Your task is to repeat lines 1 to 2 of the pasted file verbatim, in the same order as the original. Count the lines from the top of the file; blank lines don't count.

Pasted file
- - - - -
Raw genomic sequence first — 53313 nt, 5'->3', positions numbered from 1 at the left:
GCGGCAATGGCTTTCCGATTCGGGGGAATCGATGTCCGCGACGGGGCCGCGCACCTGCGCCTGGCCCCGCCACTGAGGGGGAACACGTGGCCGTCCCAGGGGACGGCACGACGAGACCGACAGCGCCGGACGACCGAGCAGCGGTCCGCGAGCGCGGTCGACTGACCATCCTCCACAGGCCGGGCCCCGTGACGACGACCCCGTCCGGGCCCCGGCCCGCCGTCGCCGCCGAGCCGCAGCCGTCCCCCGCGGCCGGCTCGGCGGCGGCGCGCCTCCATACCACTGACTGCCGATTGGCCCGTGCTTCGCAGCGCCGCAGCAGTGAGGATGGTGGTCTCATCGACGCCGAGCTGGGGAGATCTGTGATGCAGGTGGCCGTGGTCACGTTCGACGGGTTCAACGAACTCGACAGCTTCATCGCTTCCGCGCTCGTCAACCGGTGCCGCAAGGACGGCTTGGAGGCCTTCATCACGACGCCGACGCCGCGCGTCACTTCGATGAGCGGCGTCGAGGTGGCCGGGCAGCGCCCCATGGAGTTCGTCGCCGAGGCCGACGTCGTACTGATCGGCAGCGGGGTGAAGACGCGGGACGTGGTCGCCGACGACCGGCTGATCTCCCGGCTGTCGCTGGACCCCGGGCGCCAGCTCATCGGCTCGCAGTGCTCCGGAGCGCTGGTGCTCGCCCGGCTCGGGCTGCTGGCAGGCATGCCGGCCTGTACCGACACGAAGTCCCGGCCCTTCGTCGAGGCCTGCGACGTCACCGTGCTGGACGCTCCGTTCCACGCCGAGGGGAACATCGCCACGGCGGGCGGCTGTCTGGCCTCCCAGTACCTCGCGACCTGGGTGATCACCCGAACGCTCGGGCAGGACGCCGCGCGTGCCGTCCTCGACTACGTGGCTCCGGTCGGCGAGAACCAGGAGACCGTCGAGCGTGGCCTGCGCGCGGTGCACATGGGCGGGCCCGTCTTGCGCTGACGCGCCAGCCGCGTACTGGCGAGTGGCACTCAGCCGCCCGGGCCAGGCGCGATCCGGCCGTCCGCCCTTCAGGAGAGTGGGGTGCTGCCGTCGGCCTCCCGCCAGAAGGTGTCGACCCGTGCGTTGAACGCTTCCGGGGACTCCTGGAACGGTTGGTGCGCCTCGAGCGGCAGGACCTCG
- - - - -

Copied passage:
Raw genomic sequence first — 53313 nt, 5'->3', positions numbered from 1 at the left:
GCGGCAATGGCTTTCCGATTCGGGGGAATCGATGTCCGCGACGGGGCCGCGCACCTGCGCCTGGCCCCGCCACTGAGGGGGAACACGTGGCCGTCCCAGGGGACGGCACGACGAGACCGACAGCGCCGGACGACCGAGCAGCGGTCCGCGAGCGCGGTCGACTGACCATCCTCCACAGGCCGGGCCCCGTGACGACGACCCCGTCCGGGCCCCGGCCCGCCGTCGCCGCCGAGCCGCAGCCGTCCCCCGCGGCCGGCTCGGCGGCGGCGCGCCTCCATACCACTGACTGCCGATTGGCCCGTGCTTCGCAGCGCCGCAGCAGTGAGGATGGTGGTCTCATCGACGCCGAGCTGGGGAGATCTGTGATGCAGGTGGCCGTGGTCACGTTCGACGGGTTCAACGAACTCGACAGCTTCATCGCTTCCGCGCTCGTCAACCGGTGCCGCAAGGACGGCTTGGAGGCCTTCATCACGACGCCGACGCCGCGCGTCACTTCGATGAGCGGCGTCGAGGTGGCCGGGCAGCGCCCCATGGAGTTCGTCGCCGAGGCCGACGTCGTACTGATCGGCAGCGGGGTGAAGACGCGGGACGTGGTCGCCGACGACCGGCTGATCTCCCGGCTGTCGCTGGACCCCGGGCGCCAGCTCATCGGCTCGCAGTGCTCCGGAGCGCTGGTGCTCGCCCGGCTCGGGCTGCTGGCAGGCATGCCGGCCTGTACCGACACGAAGTCCCGGCCCTTCGTCGAGGCCTGCGACGTCACCGTGCTGGACGCTCCGTTCCACGCCGAGGGGAACATCGCCACGGCGGGCGGCTGTCTGGCCTCCCAGTACCTCGCGACCTGGGTGATCACCCGAACGCTCGGGCAGGACGCCGCGCGTGCCGTCCTCGACTACGTGGCTCCGGTCGGCGAGAACCAGGAGACCGTCGAGCGTGGCCTGCGCGCGGTGCACATGGGCGGGCCCGTCTTGCGCTGACGCGCCAGCCGCGTACTGGCGAGTGGCACTCAGCCGCCCGGGCCAGGCGCGATCCGGCCGTCCGCCCTTCAGGAGAGTGGGGTGCTGCCGTCGGCCTCCCGCCAGAAGGTGTCGACCCGTGCGTTGAACGCTTCCGGGGACTCCTGGAACGGTTGGTGCGCCTCGAGCGGCAGGACCTCG